May 27, 2005

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Headlines (6:50)

There have been verifiable incidents of what US Brigadier General Jay Hood describes as “mishandling” of the Qur’an at the US prison at Guantanamo Bay, Cuba.  (TAPE 0:30) Hood added that none of the official’s actions were in violation of the military’s code for handling the Muslim holy book. A Newsweek article that reported earlier this month about the desecration of the Qur’an led to protests around the world. White House officials quickly called the report “inaccurate.”

Today in Kashmir, Muslims continued to protest over accusations that US officials desecrated the Qur’an.   Shanawaz Khan reports from Srinagar.

Pro-democracy rallies continue in Nepal. Michael Van De Veer has this report from Katmandu.

Leaders of indigenous peoples and United Nations officials are calling on world governments to adopt education policies that insure quality schooling for indigenous children. Haider Rizvi reports from the U.N.

The Bush administration’s six billion dollar dam plan for the Northwest Hydropower system has been tossed out because the judge ruled it violates the endangered species act. Leigh Robartes reports from Radio Free Moscow.

Most of the money that is earmarked for the world’s poor is wasted, misdirected or recycled within rich countries. More from Naomi Fowler in London.


French May Vote NO on EU Constitution (4:36)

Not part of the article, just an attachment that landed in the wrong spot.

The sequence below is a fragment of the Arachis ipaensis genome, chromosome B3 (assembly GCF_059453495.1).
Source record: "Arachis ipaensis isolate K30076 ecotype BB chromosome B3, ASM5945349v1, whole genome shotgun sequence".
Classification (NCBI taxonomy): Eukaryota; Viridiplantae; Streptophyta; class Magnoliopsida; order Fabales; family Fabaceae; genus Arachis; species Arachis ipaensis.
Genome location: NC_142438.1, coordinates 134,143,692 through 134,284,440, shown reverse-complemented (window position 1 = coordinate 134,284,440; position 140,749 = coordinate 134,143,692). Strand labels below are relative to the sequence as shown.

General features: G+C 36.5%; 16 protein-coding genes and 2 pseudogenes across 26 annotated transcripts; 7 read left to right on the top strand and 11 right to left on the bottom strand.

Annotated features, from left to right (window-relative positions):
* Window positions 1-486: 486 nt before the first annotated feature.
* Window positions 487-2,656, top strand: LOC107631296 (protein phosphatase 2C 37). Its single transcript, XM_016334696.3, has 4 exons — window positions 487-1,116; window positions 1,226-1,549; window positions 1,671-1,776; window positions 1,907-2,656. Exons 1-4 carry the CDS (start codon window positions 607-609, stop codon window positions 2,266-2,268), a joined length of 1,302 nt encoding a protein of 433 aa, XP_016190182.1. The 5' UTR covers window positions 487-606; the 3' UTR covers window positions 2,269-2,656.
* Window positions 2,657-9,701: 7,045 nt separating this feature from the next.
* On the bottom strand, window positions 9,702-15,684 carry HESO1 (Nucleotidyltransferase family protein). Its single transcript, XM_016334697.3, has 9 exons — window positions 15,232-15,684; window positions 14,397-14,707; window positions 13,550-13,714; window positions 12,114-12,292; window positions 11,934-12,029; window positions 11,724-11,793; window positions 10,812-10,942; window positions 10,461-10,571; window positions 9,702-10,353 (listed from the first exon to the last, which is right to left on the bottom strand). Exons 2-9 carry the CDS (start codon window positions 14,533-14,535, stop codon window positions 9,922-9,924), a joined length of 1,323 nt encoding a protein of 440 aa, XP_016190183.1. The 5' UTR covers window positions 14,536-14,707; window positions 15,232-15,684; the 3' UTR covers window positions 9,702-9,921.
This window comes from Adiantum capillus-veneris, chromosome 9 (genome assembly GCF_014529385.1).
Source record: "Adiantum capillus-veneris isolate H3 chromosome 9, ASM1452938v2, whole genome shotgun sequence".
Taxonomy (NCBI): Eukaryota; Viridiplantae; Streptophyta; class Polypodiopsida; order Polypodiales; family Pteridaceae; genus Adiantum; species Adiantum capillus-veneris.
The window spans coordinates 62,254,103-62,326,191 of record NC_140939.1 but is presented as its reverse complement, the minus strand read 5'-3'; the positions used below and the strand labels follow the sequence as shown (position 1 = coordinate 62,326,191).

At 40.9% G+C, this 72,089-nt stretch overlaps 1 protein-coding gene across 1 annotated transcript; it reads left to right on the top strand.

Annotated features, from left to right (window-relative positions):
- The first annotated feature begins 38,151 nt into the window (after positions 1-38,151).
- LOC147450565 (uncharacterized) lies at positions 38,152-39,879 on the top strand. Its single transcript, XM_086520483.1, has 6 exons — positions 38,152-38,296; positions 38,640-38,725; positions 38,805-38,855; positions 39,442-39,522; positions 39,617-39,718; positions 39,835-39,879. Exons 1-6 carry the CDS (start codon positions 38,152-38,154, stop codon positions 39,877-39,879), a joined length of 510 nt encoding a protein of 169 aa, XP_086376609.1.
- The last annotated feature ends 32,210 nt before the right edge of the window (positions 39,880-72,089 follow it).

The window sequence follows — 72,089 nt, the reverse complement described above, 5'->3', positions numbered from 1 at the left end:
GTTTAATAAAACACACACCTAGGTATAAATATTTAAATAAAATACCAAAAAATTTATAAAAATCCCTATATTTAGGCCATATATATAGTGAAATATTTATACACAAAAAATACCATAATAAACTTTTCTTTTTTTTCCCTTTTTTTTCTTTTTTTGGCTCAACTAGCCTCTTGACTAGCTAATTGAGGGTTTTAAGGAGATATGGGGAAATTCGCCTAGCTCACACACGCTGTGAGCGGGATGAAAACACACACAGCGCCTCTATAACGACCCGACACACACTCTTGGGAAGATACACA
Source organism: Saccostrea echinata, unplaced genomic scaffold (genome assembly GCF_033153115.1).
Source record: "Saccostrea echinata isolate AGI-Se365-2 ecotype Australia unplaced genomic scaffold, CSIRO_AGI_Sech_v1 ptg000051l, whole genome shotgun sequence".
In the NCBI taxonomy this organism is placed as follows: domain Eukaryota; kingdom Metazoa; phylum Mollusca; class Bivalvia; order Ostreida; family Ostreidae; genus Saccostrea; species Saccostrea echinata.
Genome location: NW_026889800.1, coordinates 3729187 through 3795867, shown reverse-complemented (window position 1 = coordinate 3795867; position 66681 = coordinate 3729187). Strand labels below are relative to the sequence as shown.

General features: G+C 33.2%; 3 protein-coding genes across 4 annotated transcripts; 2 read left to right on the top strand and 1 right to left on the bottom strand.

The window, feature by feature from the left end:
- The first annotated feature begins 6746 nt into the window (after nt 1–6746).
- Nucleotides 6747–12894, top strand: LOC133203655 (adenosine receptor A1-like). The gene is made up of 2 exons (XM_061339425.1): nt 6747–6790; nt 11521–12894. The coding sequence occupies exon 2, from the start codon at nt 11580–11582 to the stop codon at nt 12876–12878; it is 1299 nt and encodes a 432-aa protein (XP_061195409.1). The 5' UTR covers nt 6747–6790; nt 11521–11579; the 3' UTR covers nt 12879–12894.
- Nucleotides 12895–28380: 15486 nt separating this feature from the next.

Lawmakers in Germany overwhelmingly approved the European Constitution today, just two days before the vote on the treaty in France- where polls show the referendum losing with as many as 55% of people polled voting NO. Economic insecurity is now at the center of the opposition’s argument against the Constitution, with fears focused on Eastern European workers coming to France to provide cheap labor. Raphaël Krafft reports from Paris.

Non-Proliferation Treaty End Today With Little Progress (2:26)
Delegates to the month-long United Nations conference on strengthening the Nuclear Non-Proliferation Treaty have been unable to reach a consensus. The talks come to a close today. Amidst tensions felt around the world over nuclear weapons and nuclear technology. FSRN’s Leigh Ann Caldwell reports from the United Nations in New York.

The Weaponization of Space (3:22)
News of a formal push to engage the Star Wars program has fueled fears of an impending arms race perpetuated by university ties to weapons making. Heather Buchheim reports from Santa Barbara.

Consumer Rights Groups Oppose Asbestos Legislation (2:36)
The US Congress will soon consider a bi-partisan bill to set up a trust fund for people afflicted with asbestos, a known cancer-causing building material, which millions of workers and families come into contact with every day. A coalition of consumer and environmental groups oppose the proposed legislation, saying it’s a windfall for big business and makes it more difficult for patients to receive treatment and benefits. Ingrid Drake of the DC Radio Co-op has more.

Senate Democrats Stall Vote on Bolton’s Nomination (1:45)
Senate democrats successfully stalled a vote on the nomination of John Bolton to become the next ambassador to the United Nations last night. The unexpected move puts of the vote on Bolton’s confirmation until at least June 7. Mitch Jeserich has more.

Real ID Act Threatens Transgender US Citizens (3:50)
The Real I-D Act has been widely criticized for trampling privacy and immigrant rights.  But the Act could also mean serious trouble for transgender United States citizens. Rebecca Fureigh has more from San Francisco.


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